SD Association Announces MicroSD Express with PCIe and NVMe Support


This site may generate affiliate commissions from the links on this page. Terms of use.

The SD Association has announced a new standard called microSD Express, which supports the NVMe PCIe protocol to improve overall device performance. Devices using the standard will be able to achieve transfer rates of up to 985 MB / s, thanks to a single PCIe 3.1 support path. New drives will remain backward compatible with older cards: you will be able to read and use old microSD cards in microSD Express slots and microSD Express cards will continue to work with older players.

PCIe 3.1 is PCIe 3.0 with various enhancements to power management, performance, and features. According to the SD association:

PCIe 3.1 includes low-power substations (L1.1, L1.2) that enable low-power implementations of SD Express for the mobile market. In addition, SD Express cards with significantly faster data transfer rates should consume less power than traditional microSD memory cards while maintaining the same maximum power consumption. The cards provide system developers with new options offered by PCIe and NVMe features, such as bus mastering, multiple queue (without locking mechanism), and host memory buffer.

Multiple queues should improve simultaneous I / O performance by reducing lock contention. Mastering the bus allows a component – the microSD card in this case – to communicate with other components without the need for CPU time.

In addition, the host memory buffer (HMB) allows the NVMe device to use a small slice of system RAM to store mapping tables that convert logical memory addresses to physical memory locations in the device. even. Without HMB, the device must either include its own DRAM memory, or store that data on its own NAND flash memory. The first option is the fastest but costs both power and space, while the second is much slower.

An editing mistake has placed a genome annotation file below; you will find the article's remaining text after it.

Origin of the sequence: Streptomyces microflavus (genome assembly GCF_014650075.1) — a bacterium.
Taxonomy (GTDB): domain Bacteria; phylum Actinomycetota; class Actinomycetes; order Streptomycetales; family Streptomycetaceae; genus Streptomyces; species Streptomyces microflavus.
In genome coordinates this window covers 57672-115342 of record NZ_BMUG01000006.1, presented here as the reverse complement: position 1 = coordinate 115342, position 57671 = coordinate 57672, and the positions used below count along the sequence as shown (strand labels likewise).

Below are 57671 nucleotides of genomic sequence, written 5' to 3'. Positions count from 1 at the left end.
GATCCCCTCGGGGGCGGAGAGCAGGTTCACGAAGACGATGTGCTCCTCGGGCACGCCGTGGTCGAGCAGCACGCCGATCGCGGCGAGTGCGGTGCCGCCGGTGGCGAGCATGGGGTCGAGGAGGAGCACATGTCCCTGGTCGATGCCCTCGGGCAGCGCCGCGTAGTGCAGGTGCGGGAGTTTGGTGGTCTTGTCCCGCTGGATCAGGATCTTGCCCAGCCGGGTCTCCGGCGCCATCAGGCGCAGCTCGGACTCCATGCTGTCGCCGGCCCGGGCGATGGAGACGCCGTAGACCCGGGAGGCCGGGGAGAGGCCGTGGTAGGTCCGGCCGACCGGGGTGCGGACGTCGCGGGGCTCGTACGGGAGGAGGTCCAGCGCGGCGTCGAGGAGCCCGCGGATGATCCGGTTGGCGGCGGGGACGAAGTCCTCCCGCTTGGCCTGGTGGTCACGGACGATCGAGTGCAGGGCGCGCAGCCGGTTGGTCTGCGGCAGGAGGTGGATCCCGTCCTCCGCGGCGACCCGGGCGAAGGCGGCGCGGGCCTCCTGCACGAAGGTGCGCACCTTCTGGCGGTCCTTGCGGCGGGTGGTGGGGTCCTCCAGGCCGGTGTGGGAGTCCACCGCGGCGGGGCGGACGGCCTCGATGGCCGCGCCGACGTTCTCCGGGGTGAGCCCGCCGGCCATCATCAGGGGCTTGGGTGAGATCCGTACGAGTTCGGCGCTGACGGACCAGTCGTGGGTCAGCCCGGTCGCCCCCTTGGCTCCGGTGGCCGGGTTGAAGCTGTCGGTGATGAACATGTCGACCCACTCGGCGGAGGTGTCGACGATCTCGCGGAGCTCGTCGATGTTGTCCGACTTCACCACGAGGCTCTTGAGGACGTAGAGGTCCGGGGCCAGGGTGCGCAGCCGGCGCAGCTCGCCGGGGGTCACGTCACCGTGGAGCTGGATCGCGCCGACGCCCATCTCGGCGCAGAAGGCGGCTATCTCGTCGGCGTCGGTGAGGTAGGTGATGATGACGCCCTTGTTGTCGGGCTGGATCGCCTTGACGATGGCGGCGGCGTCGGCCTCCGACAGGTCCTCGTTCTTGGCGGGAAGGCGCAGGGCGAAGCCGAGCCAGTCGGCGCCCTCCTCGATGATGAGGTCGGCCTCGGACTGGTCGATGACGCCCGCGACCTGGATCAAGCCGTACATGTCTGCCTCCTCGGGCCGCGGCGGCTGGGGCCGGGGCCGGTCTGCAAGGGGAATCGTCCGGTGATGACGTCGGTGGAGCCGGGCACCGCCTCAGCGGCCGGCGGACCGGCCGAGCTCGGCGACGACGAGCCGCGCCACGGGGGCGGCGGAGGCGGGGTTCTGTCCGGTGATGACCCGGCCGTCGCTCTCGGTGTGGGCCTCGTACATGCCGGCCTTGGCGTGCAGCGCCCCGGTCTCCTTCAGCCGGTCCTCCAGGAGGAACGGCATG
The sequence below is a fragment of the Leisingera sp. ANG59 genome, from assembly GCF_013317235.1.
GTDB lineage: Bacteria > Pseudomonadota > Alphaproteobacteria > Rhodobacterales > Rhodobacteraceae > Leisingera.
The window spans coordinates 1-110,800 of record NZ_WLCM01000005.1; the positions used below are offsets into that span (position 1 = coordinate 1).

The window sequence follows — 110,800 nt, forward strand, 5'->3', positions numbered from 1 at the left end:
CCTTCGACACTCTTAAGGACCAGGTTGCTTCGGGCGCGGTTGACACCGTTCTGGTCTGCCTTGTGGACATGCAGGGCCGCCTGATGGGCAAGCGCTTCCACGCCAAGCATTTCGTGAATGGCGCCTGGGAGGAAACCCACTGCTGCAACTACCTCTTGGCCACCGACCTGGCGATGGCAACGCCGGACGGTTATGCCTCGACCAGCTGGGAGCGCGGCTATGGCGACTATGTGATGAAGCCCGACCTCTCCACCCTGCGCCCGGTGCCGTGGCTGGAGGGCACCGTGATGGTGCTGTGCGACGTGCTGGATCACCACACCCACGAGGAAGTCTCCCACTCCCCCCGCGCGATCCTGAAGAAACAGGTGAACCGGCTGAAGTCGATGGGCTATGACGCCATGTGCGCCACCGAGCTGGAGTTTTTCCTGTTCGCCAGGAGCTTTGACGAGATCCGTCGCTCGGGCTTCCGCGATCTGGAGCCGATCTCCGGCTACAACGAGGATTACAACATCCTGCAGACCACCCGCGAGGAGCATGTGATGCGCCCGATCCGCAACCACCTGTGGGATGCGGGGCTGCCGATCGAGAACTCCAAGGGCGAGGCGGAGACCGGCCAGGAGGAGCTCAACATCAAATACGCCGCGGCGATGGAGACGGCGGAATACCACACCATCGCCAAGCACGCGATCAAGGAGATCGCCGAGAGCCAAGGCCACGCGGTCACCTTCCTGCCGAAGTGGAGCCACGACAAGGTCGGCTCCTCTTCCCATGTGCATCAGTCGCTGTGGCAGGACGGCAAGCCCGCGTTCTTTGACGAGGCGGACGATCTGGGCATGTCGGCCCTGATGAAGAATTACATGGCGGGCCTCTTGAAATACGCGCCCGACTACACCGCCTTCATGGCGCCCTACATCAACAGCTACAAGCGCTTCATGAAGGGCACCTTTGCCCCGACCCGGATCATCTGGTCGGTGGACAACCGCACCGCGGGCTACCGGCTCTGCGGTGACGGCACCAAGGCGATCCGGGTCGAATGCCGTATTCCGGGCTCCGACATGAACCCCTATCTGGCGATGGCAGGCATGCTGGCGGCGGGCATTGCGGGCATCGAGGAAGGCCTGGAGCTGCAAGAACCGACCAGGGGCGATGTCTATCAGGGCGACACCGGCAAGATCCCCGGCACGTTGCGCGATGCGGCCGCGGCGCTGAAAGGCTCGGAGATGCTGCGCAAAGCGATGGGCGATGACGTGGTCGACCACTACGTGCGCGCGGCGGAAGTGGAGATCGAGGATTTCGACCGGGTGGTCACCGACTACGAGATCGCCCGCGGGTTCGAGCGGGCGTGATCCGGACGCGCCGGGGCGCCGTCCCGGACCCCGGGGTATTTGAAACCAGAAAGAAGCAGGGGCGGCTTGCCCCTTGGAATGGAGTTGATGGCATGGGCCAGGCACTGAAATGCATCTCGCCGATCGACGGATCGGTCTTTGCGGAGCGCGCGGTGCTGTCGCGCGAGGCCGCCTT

HMB is a technique that improves the performance of storing this data in flash, even if it does not really match the performance of a device-embedded DRAM pool. The presentation even suggests that this flexibility could someday work in both directions, allowing host devices to process the microSD card's NAND flash memory to exploit an extension of the system's main memory, in the same way as NAND flash memory. can be used as a DRAM. alternative today.

This is only a brief mention in the presentation and I do not know exactly what circumstances would make sense for this type of buffering, so I would not read much. But it's an interesting ability to see highlighted in the document.

The net result of all this should be microSD cardsSEEAMAZON_ET_135 View Amazon AND Trade which are significantly faster than their predecessors. The maximum power consumption for SD Express cards is 1.8 W, although this is not indicated as typical power consumption. Customers will need to ensure that microSD Express cards are compatible with devices supporting the standard via the PCIe interface, otherwise performance will not reach their theoretical highs. It may take time to see support material on the market, especially if phone manufacturers do not start adding standard support.

While PCIe support for microSD cards can be easily integrated into SoCs and power improvements are as good as the SD Association claims, I was hoping to see the technology adopted. Saving energy is an important feature of modern appliances, especially with energy-saving 5G modems on the horizon.

Now read:

Source link